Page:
French President Emmanuel Macron has one year left in his first term, and the latest research by Redfield & Wilton Strategies shows that he has much work to do during this time in order to safely secure a second term. In our first voting intention poll in the lead-up to the April 2022 Presidential Election, 18% say they would vote for Rassemblement National’s Marine Le Pen and 16% say they would vote for La République En Marche’s Emmanuel Macron in the first round of voting. 13% say they would vote for left-wing La France Insoumise’s Jean-Luc Mélenchon, while 8% say they would vote for Xavier Bertrand, a right-wing independent candidate.
Other parties, including Parti Socialiste, Europe Écologie Les Verts, and Les Républicains have not yet announced a candidate for the Presidential Election, but 4% to 6% of respondents say they would vote for hypothetical candidates Anne Hidalgo, Yannick Jadot, and Michel Barnier. A further 4% say they would vote for Nicolas Dupont-Aignan from Debout la République.
Notably, 21% of respondents say they don’t know how they would vote, including 20% of those who voted for Macron in the first round of the 2017 Presidential Election and 9% of those who voted for Le Pen. As such, more French voters say they are undecided than say they support any particular candidate.
In France’s electoral system, if no candidate achieves a majority of the first-round vote, the top two candidates compete in a second round of voting two weeks later. If the results of our poll were to be the final results of the first round (excluding those who are undecided), a second round between Marine Le Pen and Emmanuel Macron would take place.
In this scenario––after weighting by first round likelihood to vote and excluding those who say would not vote––our poll finds 43% of respondents say they would vote for Emmanuel Macron and 35% say they would vote for Marine Le Pen in the second round, forecasting a closer second round race than in 2017. A considerable 23% of likely voters say they don’t know how they would vote in such a run-off scenario.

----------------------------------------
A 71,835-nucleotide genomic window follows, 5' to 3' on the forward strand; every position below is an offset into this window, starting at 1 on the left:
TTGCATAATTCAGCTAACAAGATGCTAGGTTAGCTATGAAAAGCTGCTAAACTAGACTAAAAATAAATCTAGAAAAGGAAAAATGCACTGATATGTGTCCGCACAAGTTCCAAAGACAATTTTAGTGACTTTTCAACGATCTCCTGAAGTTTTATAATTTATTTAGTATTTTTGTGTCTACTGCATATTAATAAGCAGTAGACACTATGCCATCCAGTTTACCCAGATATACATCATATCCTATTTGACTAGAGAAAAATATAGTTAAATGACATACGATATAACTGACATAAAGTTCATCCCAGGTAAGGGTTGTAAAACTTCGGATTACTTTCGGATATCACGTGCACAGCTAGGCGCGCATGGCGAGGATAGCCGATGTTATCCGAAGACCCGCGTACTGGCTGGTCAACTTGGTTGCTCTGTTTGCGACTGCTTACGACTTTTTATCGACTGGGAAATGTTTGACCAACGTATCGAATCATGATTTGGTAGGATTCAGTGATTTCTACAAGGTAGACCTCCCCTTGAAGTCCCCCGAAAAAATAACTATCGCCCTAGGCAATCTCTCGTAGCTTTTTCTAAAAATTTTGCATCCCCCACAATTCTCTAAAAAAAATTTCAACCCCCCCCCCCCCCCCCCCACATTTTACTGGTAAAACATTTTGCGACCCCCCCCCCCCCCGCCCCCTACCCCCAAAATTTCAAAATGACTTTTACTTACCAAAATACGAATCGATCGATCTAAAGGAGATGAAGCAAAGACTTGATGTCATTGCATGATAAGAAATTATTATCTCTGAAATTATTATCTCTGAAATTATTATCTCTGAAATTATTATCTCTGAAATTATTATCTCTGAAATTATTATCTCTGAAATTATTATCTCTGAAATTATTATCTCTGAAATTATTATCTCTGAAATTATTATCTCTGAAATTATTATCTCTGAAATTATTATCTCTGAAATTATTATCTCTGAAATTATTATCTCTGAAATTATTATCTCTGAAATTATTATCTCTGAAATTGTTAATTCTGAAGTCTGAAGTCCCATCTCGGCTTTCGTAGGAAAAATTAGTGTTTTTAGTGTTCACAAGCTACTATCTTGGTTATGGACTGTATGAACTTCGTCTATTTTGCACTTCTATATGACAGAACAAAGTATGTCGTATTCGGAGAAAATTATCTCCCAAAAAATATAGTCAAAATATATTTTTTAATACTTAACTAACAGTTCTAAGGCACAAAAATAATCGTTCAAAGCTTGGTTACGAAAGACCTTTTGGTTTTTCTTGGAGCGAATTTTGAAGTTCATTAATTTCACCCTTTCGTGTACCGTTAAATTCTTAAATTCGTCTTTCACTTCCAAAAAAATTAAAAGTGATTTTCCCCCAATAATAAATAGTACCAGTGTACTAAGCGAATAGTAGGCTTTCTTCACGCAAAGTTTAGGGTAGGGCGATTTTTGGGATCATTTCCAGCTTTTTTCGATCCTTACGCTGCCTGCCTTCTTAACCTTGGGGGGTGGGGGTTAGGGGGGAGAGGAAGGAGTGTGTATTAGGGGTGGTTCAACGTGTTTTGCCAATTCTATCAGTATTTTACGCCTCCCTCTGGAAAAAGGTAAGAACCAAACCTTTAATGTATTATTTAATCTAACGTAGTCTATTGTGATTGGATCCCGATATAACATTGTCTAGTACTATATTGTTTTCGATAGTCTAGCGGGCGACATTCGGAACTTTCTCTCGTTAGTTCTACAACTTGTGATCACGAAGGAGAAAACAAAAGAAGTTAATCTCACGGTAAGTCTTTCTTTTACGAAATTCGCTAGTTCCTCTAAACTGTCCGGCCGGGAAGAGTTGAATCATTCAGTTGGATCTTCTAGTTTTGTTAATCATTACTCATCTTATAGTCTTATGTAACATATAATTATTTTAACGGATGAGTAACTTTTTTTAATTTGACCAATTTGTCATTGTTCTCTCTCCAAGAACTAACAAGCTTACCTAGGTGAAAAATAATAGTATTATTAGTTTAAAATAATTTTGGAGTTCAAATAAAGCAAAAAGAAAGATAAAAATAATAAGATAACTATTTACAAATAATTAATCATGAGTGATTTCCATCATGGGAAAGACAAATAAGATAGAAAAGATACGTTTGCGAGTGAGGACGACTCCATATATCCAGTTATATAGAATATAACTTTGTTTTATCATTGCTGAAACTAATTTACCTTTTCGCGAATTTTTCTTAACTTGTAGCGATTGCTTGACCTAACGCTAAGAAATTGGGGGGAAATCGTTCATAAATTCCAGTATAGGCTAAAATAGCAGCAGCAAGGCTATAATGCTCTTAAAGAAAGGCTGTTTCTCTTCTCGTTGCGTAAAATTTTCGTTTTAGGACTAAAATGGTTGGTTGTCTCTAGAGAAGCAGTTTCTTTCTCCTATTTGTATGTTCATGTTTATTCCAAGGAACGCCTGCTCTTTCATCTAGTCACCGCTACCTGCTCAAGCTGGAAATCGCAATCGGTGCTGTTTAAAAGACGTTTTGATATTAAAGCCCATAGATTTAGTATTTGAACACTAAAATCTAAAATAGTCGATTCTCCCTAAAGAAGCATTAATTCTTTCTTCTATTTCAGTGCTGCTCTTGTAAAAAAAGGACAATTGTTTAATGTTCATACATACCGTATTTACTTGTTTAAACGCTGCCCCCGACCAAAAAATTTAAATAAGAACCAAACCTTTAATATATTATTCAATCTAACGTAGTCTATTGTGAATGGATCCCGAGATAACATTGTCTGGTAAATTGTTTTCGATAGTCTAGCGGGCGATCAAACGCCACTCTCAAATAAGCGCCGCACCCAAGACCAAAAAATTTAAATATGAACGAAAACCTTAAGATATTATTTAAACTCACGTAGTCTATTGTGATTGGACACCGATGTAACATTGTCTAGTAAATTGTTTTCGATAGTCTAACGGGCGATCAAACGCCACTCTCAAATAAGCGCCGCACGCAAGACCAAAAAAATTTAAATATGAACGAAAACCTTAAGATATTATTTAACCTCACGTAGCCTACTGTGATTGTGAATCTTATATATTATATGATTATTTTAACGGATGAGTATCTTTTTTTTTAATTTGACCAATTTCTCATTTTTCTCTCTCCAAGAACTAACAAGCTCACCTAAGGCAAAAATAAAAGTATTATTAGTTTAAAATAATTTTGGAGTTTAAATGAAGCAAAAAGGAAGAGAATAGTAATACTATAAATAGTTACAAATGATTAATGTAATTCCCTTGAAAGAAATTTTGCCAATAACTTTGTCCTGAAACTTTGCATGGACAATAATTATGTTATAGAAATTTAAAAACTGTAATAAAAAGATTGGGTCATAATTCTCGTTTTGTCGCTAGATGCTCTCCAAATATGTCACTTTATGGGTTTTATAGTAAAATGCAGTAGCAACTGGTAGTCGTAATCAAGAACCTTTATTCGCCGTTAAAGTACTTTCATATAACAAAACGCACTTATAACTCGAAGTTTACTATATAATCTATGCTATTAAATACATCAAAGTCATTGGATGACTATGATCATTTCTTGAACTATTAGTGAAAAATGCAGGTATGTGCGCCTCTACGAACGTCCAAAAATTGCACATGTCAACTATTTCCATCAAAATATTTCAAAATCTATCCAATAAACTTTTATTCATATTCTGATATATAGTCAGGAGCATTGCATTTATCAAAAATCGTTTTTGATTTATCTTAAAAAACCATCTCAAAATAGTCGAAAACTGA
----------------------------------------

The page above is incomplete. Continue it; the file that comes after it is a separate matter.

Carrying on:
The French public is just as unclear in who they expect to win. When asked which candidate they think is most likely to win the 2022 Election, 26% say Marine Le Pen, 24% say Emmanuel Macron, and 25% say they don’t know. Just 7% each think Xavier Bertrand or Jean-Luc Mélenchon are most likely to win.
Among those who voted for Emmanuel Macron in the second round of the 2017 Election, 41% believe Macron is the most likely to win in 2022. By comparison, 64% of 2017 Marine Le Pen voters think Le Pen is the most likely to win.
A second term is far from guaranteed for Emmanuel Macron, given the significant dissatisfaction the French public feels towards the President: almost half (46%) of respondents disapprove of President Macron’s overall job performance since he became President, while about a quarter (23%) approve, putting his net approval rating at -23%.
Approval of President Macron’s performance is highest among 18-to-24-year-olds, a third (32%) of whom say they approve. Meanwhile, 55% of those aged 55 to 64 and 52% of those aged 65 and over say they disapprove of Emmanuel Macron’s performance as President.
A plurality (39%) of 2017 second-round Emmanuel Macron voters say they approve of his performance, although a considerable 29% disapprove and 30% neither approve nor disapprove. 66% of Marine Le Pen voters disapprove.
Further, the current French Government’s net competency rating stands at -33%, with 47% saying the Government is incompetent and 14% saying it is competent. 32% of respondents say the current Government is neither competent nor incompetent.
The President is also faltering in likeability: almost half (48%) of the French public says Emmanuel Macron is not a likeable figure, whereas 37% think he is a likeable figure.
Beyond his lack of likeability, a significant proportion of the French public appears to not feel personally aligned with President Macron’s views in a variety of policy areas. In fact, when asked to rate their alignment on a scale of 0 (not at all aligned) to 10 (completely aligned), a plurality (ranging from 16% to 25%) of respondents rated their alignment with Emmanuel Macron’s views a 0 out of 10 in all areas.